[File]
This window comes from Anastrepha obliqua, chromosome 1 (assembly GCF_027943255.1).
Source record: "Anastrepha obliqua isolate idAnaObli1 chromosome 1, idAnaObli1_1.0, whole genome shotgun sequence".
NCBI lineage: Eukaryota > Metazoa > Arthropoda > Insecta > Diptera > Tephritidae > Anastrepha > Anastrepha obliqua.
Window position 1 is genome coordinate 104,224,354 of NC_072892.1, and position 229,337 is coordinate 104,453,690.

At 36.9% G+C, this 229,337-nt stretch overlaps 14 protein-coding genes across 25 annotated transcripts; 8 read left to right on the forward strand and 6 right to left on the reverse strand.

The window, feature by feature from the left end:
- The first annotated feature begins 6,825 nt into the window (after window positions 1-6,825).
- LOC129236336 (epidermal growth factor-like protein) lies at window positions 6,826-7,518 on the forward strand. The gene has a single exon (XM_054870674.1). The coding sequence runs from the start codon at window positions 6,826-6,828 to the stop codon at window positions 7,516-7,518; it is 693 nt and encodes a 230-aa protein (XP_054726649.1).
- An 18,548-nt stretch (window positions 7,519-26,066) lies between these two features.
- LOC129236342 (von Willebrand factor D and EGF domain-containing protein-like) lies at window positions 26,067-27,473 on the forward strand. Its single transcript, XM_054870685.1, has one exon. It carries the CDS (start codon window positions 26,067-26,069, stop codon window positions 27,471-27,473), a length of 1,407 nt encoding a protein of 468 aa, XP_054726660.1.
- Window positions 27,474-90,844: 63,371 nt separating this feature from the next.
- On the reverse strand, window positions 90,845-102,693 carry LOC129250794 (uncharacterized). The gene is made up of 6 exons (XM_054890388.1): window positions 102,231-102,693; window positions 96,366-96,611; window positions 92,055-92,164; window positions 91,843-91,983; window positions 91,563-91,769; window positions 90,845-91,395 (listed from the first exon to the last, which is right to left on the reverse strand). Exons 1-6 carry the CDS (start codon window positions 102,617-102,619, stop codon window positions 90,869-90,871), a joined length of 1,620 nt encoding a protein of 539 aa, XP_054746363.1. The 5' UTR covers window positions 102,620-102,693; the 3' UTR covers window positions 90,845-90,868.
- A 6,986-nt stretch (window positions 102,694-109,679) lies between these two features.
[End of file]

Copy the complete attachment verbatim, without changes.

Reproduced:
This window comes from Anastrepha obliqua, chromosome 1 (assembly GCF_027943255.1).
Source record: "Anastrepha obliqua isolate idAnaObli1 chromosome 1, idAnaObli1_1.0, whole genome shotgun sequence".
NCBI lineage: Eukaryota > Metazoa > Arthropoda > Insecta > Diptera > Tephritidae > Anastrepha > Anastrepha obliqua.
Window position 1 is genome coordinate 104,224,354 of NC_072892.1, and position 229,337 is coordinate 104,453,690.

At 36.9% G+C, this 229,337-nt stretch overlaps 14 protein-coding genes across 25 annotated transcripts; 8 read left to right on the forward strand and 6 right to left on the reverse strand.

The window, feature by feature from the left end:
- The first annotated feature begins 6,825 nt into the window (after window positions 1-6,825).
- LOC129236336 (epidermal growth factor-like protein) lies at window positions 6,826-7,518 on the forward strand. The gene has a single exon (XM_054870674.1). The coding sequence runs from the start codon at window positions 6,826-6,828 to the stop codon at window positions 7,516-7,518; it is 693 nt and encodes a 230-aa protein (XP_054726649.1).
- An 18,548-nt stretch (window positions 7,519-26,066) lies between these two features.
- LOC129236342 (von Willebrand factor D and EGF domain-containing protein-like) lies at window positions 26,067-27,473 on the forward strand. Its single transcript, XM_054870685.1, has one exon. It carries the CDS (start codon window positions 26,067-26,069, stop codon window positions 27,471-27,473), a length of 1,407 nt encoding a protein of 468 aa, XP_054726660.1.
- Window positions 27,474-90,844: 63,371 nt separating this feature from the next.
- On the reverse strand, window positions 90,845-102,693 carry LOC129250794 (uncharacterized). The gene is made up of 6 exons (XM_054890388.1): window positions 102,231-102,693; window positions 96,366-96,611; window positions 92,055-92,164; window positions 91,843-91,983; window positions 91,563-91,769; window positions 90,845-91,395 (listed from the first exon to the last, which is right to left on the reverse strand). Exons 1-6 carry the CDS (start codon window positions 102,617-102,619, stop codon window positions 90,869-90,871), a joined length of 1,620 nt encoding a protein of 539 aa, XP_054746363.1. The 5' UTR covers window positions 102,620-102,693; the 3' UTR covers window positions 90,845-90,868.
- A 6,986-nt stretch (window positions 102,694-109,679) lies between these two features.